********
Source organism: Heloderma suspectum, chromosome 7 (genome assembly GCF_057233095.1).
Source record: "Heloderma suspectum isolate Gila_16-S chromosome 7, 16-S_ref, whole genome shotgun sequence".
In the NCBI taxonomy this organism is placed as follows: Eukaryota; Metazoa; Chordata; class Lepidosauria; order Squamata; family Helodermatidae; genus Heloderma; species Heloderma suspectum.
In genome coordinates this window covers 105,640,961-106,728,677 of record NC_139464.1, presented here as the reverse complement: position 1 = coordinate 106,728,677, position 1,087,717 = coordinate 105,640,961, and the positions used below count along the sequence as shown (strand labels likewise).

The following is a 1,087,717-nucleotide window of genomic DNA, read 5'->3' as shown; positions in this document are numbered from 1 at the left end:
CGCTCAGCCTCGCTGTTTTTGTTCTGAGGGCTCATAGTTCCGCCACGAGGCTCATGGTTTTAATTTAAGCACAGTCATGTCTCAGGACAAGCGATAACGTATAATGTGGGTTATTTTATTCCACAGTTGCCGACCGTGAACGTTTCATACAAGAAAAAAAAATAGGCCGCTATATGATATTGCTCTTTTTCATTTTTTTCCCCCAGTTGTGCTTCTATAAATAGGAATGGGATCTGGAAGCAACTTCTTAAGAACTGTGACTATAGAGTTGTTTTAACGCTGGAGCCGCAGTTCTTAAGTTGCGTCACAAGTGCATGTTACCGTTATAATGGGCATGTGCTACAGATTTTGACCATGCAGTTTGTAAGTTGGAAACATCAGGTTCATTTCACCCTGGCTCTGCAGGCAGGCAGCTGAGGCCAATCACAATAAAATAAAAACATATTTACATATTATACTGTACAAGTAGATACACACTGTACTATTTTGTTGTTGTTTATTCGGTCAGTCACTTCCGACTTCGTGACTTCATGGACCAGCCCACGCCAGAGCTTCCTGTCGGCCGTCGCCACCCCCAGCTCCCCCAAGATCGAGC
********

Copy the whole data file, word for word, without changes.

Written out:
Source organism: Heloderma suspectum, chromosome 7 (genome assembly GCF_057233095.1).
Source record: "Heloderma suspectum isolate Gila_16-S chromosome 7, 16-S_ref, whole genome shotgun sequence".
In the NCBI taxonomy this organism is placed as follows: Eukaryota; Metazoa; Chordata; class Lepidosauria; order Squamata; family Helodermatidae; genus Heloderma; species Heloderma suspectum.
In genome coordinates this window covers 105,640,961-106,728,677 of record NC_139464.1, presented here as the reverse complement: position 1 = coordinate 106,728,677, position 1,087,717 = coordinate 105,640,961, and the positions used below count along the sequence as shown (strand labels likewise).

The following is a 1,087,717-nucleotide window of genomic DNA, read 5'->3' as shown; positions in this document are numbered from 1 at the left end:
CGCTCAGCCTCGCTGTTTTTGTTCTGAGGGCTCATAGTTCCGCCACGAGGCTCATGGTTTTAATTTAAGCACAGTCATGTCTCAGGACAAGCGATAACGTATAATGTGGGTTATTTTATTCCACAGTTGCCGACCGTGAACGTTTCATACAAGAAAAAAAAATAGGCCGCTATATGATATTGCTCTTTTTCATTTTTTTCCCCCAGTTGTGCTTCTATAAATAGGAATGGGATCTGGAAGCAACTTCTTAAGAACTGTGACTATAGAGTTGTTTTAACGCTGGAGCCGCAGTTCTTAAGTTGCGTCACAAGTGCATGTTACCGTTATAATGGGCATGTGCTACAGATTTTGACCATGCAGTTTGTAAGTTGGAAACATCAGGTTCATTTCACCCTGGCTCTGCAGGCAGGCAGCTGAGGCCAATCACAATAAAATAAAAACATATTTACATATTATACTGTACAAGTAGATACACACTGTACTATTTTGTTGTTGTTTATTCGGTCAGTCACTTCCGACTTCGTGACTTCATGGACCAGCCCACGCCAGAGCTTCCTGTCGGCCGTCGCCACCCCCAGCTCCCCCAAGATCGAGC